skip to main content

Study finds that goals to recover species at risk are stronger in the United States than in Canada

For Immediate Release | Sidney, British Columbia

An estimated one million species are at risk of extinction globally and despite efforts, including legislation meant to protect species at risk, the majority of species are not recovering in either Canada or the United States. This might be because governments do not set ambitious or high quality targets to recover species at risk.

Researchers from the University of Victoria, Raincoast Conservation Foundation, Dalhousie University, and the University of Northern British Columbia, set out to study the ambition and quality of the goals for endangered species recovery in American and Canadian federal endangered species legislation.

Key findings, recently published in the scientific journal PLoS ONE, were that the overall quality of recovery goals published under the U.S. Endangered Species Act (ESA) and Canada’s Species at Risk Act (SARA) could be improved – only 38% of recovery goals had numeric population targets and 41% of recovery goals were considered to be high ambition. Furthermore, the quality of recovery goals was higher in the US over Canadian legislation; the quality was also greater as the threat of extinction rose (i.e., the goal for recovering an endangered species was more likely to be quantitative and/or have high ambition compared to a threatened species).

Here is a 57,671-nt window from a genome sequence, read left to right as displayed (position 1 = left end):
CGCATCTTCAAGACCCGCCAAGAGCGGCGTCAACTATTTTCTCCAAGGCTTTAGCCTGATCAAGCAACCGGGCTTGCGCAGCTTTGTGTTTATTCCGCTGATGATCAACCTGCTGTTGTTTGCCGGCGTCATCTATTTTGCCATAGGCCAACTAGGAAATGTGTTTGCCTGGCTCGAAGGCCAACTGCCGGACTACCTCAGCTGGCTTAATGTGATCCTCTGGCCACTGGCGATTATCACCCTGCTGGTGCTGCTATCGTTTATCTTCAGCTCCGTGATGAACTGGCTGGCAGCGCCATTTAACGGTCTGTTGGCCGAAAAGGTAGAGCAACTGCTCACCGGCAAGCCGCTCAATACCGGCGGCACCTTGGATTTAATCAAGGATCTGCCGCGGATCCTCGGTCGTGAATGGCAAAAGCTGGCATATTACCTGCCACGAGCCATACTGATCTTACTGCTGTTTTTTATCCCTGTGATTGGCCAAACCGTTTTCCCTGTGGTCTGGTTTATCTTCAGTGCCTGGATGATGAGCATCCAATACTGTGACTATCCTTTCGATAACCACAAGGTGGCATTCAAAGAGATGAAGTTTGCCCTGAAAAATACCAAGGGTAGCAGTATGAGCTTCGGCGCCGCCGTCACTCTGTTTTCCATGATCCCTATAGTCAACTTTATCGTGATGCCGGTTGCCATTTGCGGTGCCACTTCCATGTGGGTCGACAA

“These results point to both the importance of high-quality recovery goals for species at risk and the variability between US and Canadian recovery goals, even for the same species,” said co-author Dr. Kylee Pawluk. “For instance, one example is marbled murrelet where ESA recovery goals are qualitative but of relatively high ambition and although quantitative, SARA recovery goals are of lower ambition.”

Dr. Pawluk adds, “We recognize how challenging it is to develop recovery goals that are high-quality and based on evidence. In our study, we found that sometimes the information is already available, and that higher-quality goals could be developed by applying existing information.”

Co-author Dr. Christina Service, Raincoast Conservation Foundation scientist, comments, “Wildlife don’t recognize human borders — many endangered species are migratory or occur in populations that cross state, province, or country boundaries. It’s never been more important to work across borders to protect and recover species at risk. This study shows where sharing information, working together, and setting robust recovery goals could really help endangered species.”

Broadly, the study provides unique guidance to strengthen recovery goals and improve subsequent outcomes for species at risk. In particular, these findings suggest that species recovery planners – especially in Canada – should aim for higher recovery goal ambition and include quantitative recovery goals wherever possible.

The study was published November 19, 2019 in the open-access journal PLoS ONE: https://journals.plos.org/plosone/article?id=10.1371/journal.pone.0224021